Traumatic Brain Injury Should be Taken Seriously After an Accident
Written by Greg on May 30, 2018
Brain injury research reveals there is a discernible connection between traumatic brain injury and Alzheimer’s.
What that means is sometimes when an individual has survived an auto accident that left him with a “mild” traumatic brain injury from which –for all practical purposes – it appears that they have recovered from, this is not necessarily the case.
Why? Because a young child who survives a traumatic brain injury, also known as TBI, is not necessarily “cured.”
Head Injury Can Be Long Term After an Accident
Unfortunately, TBI is a physical affliction that takes the form of a progressive disease with long-term complications – a medical fact that is difficult to convey to the average person. The truth is that survivors of TBI will face many hardships in their future.
TBI is often referred to as “invisible epidemic”. Often brain injury survivors do not appear to look, speak or act any differently than other. They seem “normal.” The reality, however, is that the brain is likely experiencing complex changes that affect behavior, personality, thought processing and overall health. Moreover, the symptoms of brain injury can change with time, and for some people the complications of this complex do not show improvements – but only worsen.
Studies have found that “after a single traumatic brain injury, survivors still show changes in their brain. Beyond the immediate effects, a single brain injury may initiate long-term processes that further damages the brain.
Some of the symptoms of TBI can mask themselves to appear as though it’s emotional and behavioral problems. The reality is there are no fit all TBI symptoms. The injury can affect people in different ways and sometimes symptoms change during the recovery process.
Some individuals may recognize TBI symptoms right away, while in others the symptoms may not show up immediately or may not seem as severe initially.
But make no mistake if left untreated, the effects of TBI can alter the way you live and also change the relationships you have with others. So, dismissing a brain injury whether mild or severe could make things worse. Traumatic Brain Injuries should be seen as emergencies because the consequences can worsen rapidly if the individual goes untreated.
Signs of TBI after a Collision
Some symptoms of a traumatic brain injury can include but are limited to:
*unconsciousness even if very temporarily
*poor memory – inability to remember
*changes in personality-irritability
*confusion or disorientation
*loss of sleep
Concussions are the Most Common Brain Injury
The most common form of a mild dramatic brain injury is a concussion that either results in temporary loss of consciousness such as a moment or two or know one consciousness at all but was symptoms occurring shortly after the impact or within the next few days or weeks. Loss of consciousness can be a big factor in the evaluation and treatment of a closed head injury.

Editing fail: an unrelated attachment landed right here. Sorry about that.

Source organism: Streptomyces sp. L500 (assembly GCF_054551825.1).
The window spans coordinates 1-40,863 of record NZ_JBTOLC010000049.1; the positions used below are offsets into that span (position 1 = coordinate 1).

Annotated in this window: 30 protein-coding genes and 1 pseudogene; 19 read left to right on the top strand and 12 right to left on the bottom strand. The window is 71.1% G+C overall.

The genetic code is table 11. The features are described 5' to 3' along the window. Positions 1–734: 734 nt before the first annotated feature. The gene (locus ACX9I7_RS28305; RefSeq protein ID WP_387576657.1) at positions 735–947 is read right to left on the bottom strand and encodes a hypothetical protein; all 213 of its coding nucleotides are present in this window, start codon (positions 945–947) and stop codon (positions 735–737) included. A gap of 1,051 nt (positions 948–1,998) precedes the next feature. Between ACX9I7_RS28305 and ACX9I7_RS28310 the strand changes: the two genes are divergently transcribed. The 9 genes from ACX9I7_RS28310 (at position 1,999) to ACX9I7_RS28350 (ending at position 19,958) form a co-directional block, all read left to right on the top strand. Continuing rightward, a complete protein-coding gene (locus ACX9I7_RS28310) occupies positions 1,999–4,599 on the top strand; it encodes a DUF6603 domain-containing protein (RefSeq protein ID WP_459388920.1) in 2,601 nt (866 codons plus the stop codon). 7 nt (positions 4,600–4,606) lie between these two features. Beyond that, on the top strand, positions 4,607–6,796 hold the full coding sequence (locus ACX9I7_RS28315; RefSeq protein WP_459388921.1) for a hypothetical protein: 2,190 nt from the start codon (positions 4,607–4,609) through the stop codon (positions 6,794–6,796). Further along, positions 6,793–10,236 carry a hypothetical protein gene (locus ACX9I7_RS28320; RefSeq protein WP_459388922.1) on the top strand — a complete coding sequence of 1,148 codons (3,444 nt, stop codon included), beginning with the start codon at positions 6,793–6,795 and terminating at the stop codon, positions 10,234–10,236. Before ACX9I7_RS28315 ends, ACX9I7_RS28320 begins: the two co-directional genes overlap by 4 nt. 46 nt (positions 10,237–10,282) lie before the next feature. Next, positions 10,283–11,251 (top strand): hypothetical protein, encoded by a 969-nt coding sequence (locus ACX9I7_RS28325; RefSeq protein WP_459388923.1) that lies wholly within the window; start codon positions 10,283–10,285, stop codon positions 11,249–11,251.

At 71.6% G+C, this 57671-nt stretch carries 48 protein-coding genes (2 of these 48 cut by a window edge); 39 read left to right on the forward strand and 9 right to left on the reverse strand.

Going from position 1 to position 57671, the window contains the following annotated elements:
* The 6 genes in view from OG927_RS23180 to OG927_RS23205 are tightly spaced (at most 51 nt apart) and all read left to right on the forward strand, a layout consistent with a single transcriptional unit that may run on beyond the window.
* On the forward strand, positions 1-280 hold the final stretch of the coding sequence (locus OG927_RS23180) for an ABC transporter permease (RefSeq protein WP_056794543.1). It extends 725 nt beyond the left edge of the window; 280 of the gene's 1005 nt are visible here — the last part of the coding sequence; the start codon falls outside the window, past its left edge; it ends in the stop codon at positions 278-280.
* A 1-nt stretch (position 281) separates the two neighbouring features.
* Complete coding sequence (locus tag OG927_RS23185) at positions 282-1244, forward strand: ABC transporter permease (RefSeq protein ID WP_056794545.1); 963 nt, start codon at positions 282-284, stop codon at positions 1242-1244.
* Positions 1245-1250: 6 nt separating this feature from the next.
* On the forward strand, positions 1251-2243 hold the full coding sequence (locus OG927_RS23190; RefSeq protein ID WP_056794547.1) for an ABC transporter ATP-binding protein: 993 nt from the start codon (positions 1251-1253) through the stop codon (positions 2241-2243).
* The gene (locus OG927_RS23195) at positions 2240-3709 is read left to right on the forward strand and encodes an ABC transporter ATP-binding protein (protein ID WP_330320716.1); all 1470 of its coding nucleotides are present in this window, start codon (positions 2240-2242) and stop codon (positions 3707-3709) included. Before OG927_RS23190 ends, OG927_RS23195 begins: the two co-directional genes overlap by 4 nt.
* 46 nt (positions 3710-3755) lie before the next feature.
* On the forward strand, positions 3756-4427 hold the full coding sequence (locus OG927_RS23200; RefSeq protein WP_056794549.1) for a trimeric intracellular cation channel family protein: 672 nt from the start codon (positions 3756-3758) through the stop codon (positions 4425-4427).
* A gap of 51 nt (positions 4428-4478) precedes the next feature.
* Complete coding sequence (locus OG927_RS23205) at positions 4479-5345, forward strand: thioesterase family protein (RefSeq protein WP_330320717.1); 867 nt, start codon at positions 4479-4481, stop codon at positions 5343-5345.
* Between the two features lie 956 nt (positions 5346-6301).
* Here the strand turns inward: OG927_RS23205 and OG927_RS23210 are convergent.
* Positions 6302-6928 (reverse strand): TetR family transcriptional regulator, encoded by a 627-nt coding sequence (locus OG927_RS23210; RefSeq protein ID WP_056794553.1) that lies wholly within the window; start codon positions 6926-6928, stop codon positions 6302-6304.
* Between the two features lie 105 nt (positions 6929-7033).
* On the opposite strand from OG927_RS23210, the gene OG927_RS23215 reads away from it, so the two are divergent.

If a victim has been unconscious for more than 30 minutes, the emergency room doctors will take special caution in evaluating the seriousness of the brain injury and will run a number of tests such as a CT scan out of the abundance of caution.
If you’ve been in an automobile accident and are experiencing any symptoms of a head injury, use caution and get yourself checked by a qualified physician. If you’ve been in accidents and have been diagnosed with a post injury or concussion, take special care in monitoring the situation as advised by your physicians.
The Connection Between TBI and Alzheimer’s
One of the most sage and astounding findings related to the long-term effects of TBI was offered by the researchers at the Perelman School of Medicine, University of Pennsylvania.
They believe that the neuro-degeneration associated with Alzheimer’s may be initiated or accelerated following a single traumatic brain injury — even in young adults. Neuro-degeneration is defined as “the progressive loss of structure or function of neurons and is the cause of such neuro-degenerative diseases as Parkinson’s, Alzheimer’s and Huntington.
These researchers were able to establish a link between TBI and the later development of cognitive impairments in the form of these neuro-degenerative diseases! One doctor is quoted as saying that “a single traumatic brain injury is very serious, both initially, and as we’re now learning, even later in life.”
Experience Matters in Head Injury Lawsuits
From a legal point of view this is extremely important – a client who may appear normal to a jury or insurance company may not be aware of the degenerative capabilities of a traumatic brain injury.
The only hope for the victim is for an experienced brain injury attorney to present this information in an authoritative and convincing way that leaves no room for doubt.
About the Author
Greg Baumgartner is personal injury lawyer with many successful cases involving serious brain injury. Greg is the founder of the Baumgartner law firm, which based in Houston, TX. If you would like to speak with an attorney experienced in brain injury cases call the Baumgartner Law Firm 281.587.1111.